Front Line: Early position-battle winners

This is the time of year when every microscopic piece of production (or lack thereof) from your fantasy players gets blown way out of proportion. So when that production (or lack thereof) is significant, the results are quite hyperbolic: "Why didn't I take Derek Stepan in my draft?" or "What a terrible pick Ryan Smyth was."

Stepan showed off the hustle that helped him make the New York Rangers with a hat trick in his first NHL contest, but since you already missed out on what likely will be his biggest outburst of the season, don't go dropping Smyth and his goose eggs for Stepan. I actually saw that exact move in one of my leagues. It's the natural overreaction that comes from actually having a tangible statistic to chew on.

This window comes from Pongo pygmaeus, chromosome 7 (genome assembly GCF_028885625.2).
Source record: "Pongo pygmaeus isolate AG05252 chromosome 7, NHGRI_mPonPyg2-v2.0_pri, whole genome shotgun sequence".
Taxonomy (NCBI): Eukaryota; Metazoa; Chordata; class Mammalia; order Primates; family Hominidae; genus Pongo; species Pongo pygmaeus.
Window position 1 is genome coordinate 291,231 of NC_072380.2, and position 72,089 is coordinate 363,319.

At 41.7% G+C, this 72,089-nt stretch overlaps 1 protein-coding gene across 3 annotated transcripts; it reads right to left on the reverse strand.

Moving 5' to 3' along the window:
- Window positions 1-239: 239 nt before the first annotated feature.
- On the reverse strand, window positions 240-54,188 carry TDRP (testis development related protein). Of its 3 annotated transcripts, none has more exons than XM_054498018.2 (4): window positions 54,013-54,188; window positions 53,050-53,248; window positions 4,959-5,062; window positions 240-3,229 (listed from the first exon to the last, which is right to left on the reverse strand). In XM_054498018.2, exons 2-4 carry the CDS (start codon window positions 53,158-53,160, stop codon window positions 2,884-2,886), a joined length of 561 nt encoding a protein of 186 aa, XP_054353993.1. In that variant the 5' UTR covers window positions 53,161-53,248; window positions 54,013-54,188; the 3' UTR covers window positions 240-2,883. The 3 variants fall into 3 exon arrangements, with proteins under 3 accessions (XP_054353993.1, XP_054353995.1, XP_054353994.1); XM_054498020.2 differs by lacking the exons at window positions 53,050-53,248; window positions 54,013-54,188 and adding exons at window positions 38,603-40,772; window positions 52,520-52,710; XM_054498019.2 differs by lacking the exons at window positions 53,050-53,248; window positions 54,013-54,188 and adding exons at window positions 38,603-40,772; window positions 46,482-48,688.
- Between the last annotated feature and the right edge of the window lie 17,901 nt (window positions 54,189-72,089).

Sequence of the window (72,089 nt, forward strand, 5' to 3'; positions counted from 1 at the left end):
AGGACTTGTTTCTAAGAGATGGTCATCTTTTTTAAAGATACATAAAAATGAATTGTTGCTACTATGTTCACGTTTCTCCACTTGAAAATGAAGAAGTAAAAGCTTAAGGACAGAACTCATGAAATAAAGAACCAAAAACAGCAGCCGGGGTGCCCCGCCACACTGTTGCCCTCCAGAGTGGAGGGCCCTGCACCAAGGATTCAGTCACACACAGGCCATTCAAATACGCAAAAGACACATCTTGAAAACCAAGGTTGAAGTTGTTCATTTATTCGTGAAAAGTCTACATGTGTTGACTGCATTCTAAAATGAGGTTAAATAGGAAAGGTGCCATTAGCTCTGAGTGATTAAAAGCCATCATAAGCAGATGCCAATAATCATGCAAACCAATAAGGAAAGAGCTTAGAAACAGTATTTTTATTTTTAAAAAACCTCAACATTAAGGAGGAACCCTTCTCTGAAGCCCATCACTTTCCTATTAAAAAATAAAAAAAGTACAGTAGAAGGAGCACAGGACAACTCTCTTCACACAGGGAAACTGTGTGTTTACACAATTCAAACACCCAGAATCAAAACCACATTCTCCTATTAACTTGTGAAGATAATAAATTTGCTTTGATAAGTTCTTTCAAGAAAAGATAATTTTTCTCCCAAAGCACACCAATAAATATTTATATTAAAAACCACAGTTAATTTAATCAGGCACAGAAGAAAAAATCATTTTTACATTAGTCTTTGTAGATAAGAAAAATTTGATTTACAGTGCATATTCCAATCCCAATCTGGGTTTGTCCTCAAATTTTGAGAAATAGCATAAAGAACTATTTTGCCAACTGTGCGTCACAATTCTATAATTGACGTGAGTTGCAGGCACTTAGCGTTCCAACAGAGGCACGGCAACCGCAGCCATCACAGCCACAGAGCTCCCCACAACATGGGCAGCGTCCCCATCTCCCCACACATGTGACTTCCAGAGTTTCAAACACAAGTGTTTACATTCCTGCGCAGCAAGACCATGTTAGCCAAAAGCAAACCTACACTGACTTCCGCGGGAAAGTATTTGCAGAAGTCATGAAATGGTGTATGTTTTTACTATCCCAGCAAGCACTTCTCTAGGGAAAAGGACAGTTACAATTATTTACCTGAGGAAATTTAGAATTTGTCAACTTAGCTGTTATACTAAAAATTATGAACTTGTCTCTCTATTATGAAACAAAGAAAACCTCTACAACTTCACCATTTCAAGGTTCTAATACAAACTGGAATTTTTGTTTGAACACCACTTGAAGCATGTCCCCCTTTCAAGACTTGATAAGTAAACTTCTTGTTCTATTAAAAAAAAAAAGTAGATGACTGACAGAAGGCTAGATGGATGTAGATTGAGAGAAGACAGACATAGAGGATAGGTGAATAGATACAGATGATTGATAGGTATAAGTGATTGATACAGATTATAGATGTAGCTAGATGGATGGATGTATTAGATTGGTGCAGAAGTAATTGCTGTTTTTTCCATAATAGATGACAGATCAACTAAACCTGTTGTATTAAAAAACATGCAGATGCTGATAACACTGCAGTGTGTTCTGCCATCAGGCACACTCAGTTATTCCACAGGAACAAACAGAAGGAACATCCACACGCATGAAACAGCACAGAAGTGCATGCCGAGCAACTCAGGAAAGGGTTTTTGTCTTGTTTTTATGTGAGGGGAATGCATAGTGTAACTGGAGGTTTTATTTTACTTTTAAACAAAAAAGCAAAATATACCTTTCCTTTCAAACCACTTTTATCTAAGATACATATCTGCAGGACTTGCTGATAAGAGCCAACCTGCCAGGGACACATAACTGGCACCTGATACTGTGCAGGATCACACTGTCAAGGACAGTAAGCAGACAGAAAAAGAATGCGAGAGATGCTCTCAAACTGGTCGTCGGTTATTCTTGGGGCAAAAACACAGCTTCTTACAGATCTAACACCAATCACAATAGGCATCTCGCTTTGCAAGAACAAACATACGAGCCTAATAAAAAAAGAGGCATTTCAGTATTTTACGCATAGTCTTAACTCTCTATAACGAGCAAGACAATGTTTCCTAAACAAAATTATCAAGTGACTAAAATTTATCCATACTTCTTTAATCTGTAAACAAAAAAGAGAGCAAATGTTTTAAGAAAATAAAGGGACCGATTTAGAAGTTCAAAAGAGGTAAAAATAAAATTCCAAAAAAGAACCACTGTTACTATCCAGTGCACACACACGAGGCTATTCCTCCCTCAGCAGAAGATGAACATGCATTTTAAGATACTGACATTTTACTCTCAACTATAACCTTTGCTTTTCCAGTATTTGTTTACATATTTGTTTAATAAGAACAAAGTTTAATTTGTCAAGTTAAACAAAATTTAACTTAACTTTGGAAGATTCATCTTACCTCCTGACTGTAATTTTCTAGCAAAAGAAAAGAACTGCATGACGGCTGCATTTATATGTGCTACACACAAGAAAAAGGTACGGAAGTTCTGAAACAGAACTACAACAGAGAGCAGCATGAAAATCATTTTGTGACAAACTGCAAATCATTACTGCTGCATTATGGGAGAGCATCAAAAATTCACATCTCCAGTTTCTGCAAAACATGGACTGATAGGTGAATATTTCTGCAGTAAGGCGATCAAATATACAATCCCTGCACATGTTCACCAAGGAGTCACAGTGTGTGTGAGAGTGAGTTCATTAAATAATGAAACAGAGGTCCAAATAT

The key to the above caution, however, is that you don't want to cast aside a valuable asset in order to pick up an early-season breakout. Picking up Stepan was not the error made, it was dropping Smyth. Just as important in evaluating who the early-season pickups are is the ability to assess deadweight on your roster.

The biggest problem with this is you can quickly become attached to the sleepers for which you received kudos for snatching in the draft room. The embarrassment that would come from dropping Mikael Backlund now, only to see him become valuable for a rival owner, can sometimes appear to be overwhelming in our minds. But guess what? In a standard ESPN league, you should take one look at the fact that the Calgary Flames have opted to go with Jarome Iginla, Alex Tanguay and Olli Jokinen on the top line, so you can drop Backlund. He was a sleeper because he had the potential to worm his way onto the top line with Iginla. Backlund is skating with Curtis Glencross and Tim Jackman instead. Ditch Backlund and lay claim to another sleeper who actually won a position battle.